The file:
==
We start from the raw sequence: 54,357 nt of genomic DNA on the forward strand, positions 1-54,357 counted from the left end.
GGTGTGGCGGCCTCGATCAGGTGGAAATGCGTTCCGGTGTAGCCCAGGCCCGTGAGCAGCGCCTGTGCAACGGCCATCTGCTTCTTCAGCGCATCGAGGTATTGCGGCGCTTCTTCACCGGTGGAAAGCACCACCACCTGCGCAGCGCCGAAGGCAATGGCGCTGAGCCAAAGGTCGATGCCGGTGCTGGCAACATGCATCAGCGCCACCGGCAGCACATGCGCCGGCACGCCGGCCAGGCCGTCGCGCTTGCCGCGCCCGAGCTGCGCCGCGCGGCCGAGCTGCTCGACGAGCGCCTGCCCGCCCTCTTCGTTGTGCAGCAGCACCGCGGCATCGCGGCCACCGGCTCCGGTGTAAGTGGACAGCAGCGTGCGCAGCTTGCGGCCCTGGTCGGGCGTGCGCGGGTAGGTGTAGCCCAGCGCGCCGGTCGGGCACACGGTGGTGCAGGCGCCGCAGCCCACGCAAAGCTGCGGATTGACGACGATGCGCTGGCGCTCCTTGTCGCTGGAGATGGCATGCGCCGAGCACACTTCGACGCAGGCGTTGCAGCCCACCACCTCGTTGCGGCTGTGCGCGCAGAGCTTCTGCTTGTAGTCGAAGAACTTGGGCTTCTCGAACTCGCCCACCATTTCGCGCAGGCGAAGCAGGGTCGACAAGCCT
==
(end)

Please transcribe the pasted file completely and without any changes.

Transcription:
We start from the raw sequence: 54,357 nt of genomic DNA on the forward strand, positions 1-54,357 counted from the left end.
GGTGTGGCGGCCTCGATCAGGTGGAAATGCGTTCCGGTGTAGCCCAGGCCCGTGAGCAGCGCCTGTGCAACGGCCATCTGCTTCTTCAGCGCATCGAGGTATTGCGGCGCTTCTTCACCGGTGGAAAGCACCACCACCTGCGCAGCGCCGAAGGCAATGGCGCTGAGCCAAAGGTCGATGCCGGTGCTGGCAACATGCATCAGCGCCACCGGCAGCACATGCGCCGGCACGCCGGCCAGGCCGTCGCGCTTGCCGCGCCCGAGCTGCGCCGCGCGGCCGAGCTGCTCGACGAGCGCCTGCCCGCCCTCTTCGTTGTGCAGCAGCACCGCGGCATCGCGGCCACCGGCTCCGGTGTAAGTGGACAGCAGCGTGCGCAGCTTGCGGCCCTGGTCGGGCGTGCGCGGGTAGGTGTAGCCCAGCGCGCCGGTCGGGCACACGGTGGTGCAGGCGCCGCAGCCCACGCAAAGCTGCGGATTGACGACGATGCGCTGGCGCTCCTTGTCGCTGGAGATGGCATGCGCCGAGCACACTTCGACGCAGGCGTTGCAGCCCACCACCTCGTTGCGGCTGTGCGCGCAGAGCTTCTGCTTGTAGTCGAAGAACTTGGGCTTCTCGAACTCGCCCACCATTTCGCGCAGGCGAAGCAGGGTCGACAAGCCT